FILE - Wildfires burning hundreds of miles away create smoky conditions Monday, June 13, 2022, in Anchorage, Alaska. Alaska’s remarkable wildfire season includes over 530 blazes that have burned an area more than three times the size of Rhode Island, with nearly all the impacts, including dangerous breathing conditions from smoke, attributed to fires started by lightning. (AP Photo/Mark Thiessen, File)
A polar bear is seen walking along the road in Churchill, Man. Sunday, Nov. 8, 2009. Climate change and human impacts on the land are behind a growing number of encounters between people and polar bears around the Arctic, new research concludes. THE CANADIAN PRESS/Jonathan Hayward

Landfills and climate change increasing polar bear-human conflicts in Arctic: report

Climate change diminishing food supply for bears, while making the Arctic more hospitable for humans

A polar bear is seen walking along the road in Churchill, Man. Sunday, Nov. 8, 2009. Climate change and human impacts on the land are behind a growing number of encounters between people and polar bears around the Arctic, new research concludes. THE CANADIAN PRESS/Jonathan Hayward
What is likely a red-eared slider turtle, was spotted swimming in Bowker Creek multiple times by local residents in 2021. (File - Courtesy of Dawn Williamson)

Coolkit program inspires Oak Bay ‘hood to host ice cream social

Bee and Bowker neighbourhood invites residents interested in action on climate change

What is likely a red-eared slider turtle, was spotted swimming in Bowker Creek multiple times by local residents in 2021. (File - Courtesy of Dawn Williamson)
Burnaby vet technician Jocelyn Marsh shows off part of her pill bottle return program. (Jane Skrypnek/Black Press Media)

B.C. veterinarian has plan to eliminate millions of pieces of plastic from Canadian clinics

Very simple changes can have a large impact if adopted broadly, Jocelyn Marsh says

Burnaby vet technician Jocelyn Marsh shows off part of her pill bottle return program. (Jane Skrypnek/Black Press Media)
A pitch to add more tree protection requirements into the City of Langford’s rezoning process fell on mostly deaf ears at Monday’s (July 18) council meeting. (Black Press Media file photo)

Langford council votes down another tree protection policy pitch from Szpak

Coun. Lillian Szpak points to resident concerns over tree loss, climate change

A pitch to add more tree protection requirements into the City of Langford’s rezoning process fell on mostly deaf ears at Monday’s (July 18) council meeting. (Black Press Media file photo)
The caterpillar of a spongy (formerly gypsy) moth is distinctive, and microscopic at the start of its life. (Courtesy Davey Tree)

These 3 pests with rising populations can decimate foliage: Victoria arborist

The spongy moth is dangerous as ever despite government intervention

The caterpillar of a spongy (formerly gypsy) moth is distinctive, and microscopic at the start of its life. (Courtesy Davey Tree)
A colder, wetter spring may not necessarily mean an influx of mosquitoes in Nanaimo and elsewhere in B.C., says an entomologist at the University of B.C. (Stock photo)

Colder spring may not mean population boom for Vancouver Island mosquitoes

Entomologist discusses weather’s effects on the irritating insect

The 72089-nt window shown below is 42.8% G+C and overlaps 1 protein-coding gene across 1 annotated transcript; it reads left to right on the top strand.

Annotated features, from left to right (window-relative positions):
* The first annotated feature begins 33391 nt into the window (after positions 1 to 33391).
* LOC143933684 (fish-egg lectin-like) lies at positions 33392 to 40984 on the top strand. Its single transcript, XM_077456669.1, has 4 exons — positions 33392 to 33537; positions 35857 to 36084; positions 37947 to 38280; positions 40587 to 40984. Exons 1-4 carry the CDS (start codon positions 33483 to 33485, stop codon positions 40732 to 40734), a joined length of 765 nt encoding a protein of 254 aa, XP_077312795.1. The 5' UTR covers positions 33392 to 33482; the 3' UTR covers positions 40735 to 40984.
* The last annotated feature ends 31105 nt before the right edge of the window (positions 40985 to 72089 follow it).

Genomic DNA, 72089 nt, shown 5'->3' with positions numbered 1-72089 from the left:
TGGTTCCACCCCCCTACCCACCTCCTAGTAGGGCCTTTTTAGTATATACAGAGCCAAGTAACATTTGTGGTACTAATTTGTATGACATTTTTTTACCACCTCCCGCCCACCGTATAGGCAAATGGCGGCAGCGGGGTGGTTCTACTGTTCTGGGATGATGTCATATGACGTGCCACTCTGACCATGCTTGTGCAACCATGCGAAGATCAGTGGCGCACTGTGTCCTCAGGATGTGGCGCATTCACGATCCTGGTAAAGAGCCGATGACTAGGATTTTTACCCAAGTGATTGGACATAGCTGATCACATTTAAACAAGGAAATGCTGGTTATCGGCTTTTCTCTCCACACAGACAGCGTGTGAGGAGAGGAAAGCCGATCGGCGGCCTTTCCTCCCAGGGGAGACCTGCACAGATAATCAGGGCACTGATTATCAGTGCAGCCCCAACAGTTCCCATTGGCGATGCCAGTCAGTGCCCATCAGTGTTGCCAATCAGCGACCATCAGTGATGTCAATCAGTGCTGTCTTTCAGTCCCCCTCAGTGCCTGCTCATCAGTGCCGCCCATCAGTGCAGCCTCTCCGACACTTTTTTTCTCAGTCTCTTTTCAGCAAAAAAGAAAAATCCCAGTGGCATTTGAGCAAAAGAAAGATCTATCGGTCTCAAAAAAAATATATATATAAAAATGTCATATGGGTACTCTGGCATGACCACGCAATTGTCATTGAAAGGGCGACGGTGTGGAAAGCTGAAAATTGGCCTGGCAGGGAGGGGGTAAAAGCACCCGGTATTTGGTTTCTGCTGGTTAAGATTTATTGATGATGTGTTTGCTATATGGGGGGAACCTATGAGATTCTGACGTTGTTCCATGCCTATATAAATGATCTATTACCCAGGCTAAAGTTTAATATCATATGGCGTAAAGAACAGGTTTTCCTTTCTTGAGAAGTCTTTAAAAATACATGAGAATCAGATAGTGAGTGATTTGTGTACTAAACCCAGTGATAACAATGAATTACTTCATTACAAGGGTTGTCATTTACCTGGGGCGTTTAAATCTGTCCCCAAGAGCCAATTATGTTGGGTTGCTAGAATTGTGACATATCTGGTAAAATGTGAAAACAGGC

A colder, wetter spring may not necessarily mean an influx of mosquitoes in Nanaimo and elsewhere in B.C., says an entomologist at the University of B.C. (Stock photo)
Volunteers work to pull invasive species out of the forest at the Queenswood property in Saanich on June 26. (Courtesy Greater Victoria Green Team)

Green team volunteers tackle invasive species on UVic property in Saanich

Invasive species pull the third visit to Queenswood, next one planned for July 23

Volunteers work to pull invasive species out of the forest at the Queenswood property in Saanich on June 26. (Courtesy Greater Victoria Green Team)
Reynolds secondary teacher Heather Coey was presented with the Long Term Achievement award as part of the 2022 Saanich Environmental Awards handed out at the June 20 council meeting. (Courtesy District of Saanich)

Saanich environmental champions honoured with awards

Winners recognized in multiple categories for environmental stewardship

Reynolds secondary teacher Heather Coey was presented with the Long Term Achievement award as part of the 2022 Saanich Environmental Awards handed out at the June 20 council meeting. (Courtesy District of Saanich)
The Canadian Coast Guard ship called John P. Tully has been used to bring scientists to the Explorer Seamount — Canada’s largest underwater mountain. (Devon Bidal/News Staff)

West Coast expedition off B.C. explores never-before-seen deep-sea habitat

‘We are going to habitats that nobody’s mapped before, that nobody’s seen before’

The Canadian Coast Guard ship called John P. Tully has been used to bring scientists to the Explorer Seamount — Canada’s largest underwater mountain. (Devon Bidal/News Staff)
The Peninsula Streams Society is hosting an information and volunteer session June 27 on the work it has done and will be doing to restore the Millstream watershed, including the installation of a fishway at the Atkins Road culvert which was completed in 2020. (Courtesy Peninsula Streams Society)
The Peninsula Streams Society is hosting an information and volunteer session June 27 on the work it has done and will be doing to restore the Millstream watershed, including the installation of a fishway at the Atkins Road culvert which was completed in 2020. (Courtesy Peninsula Streams Society)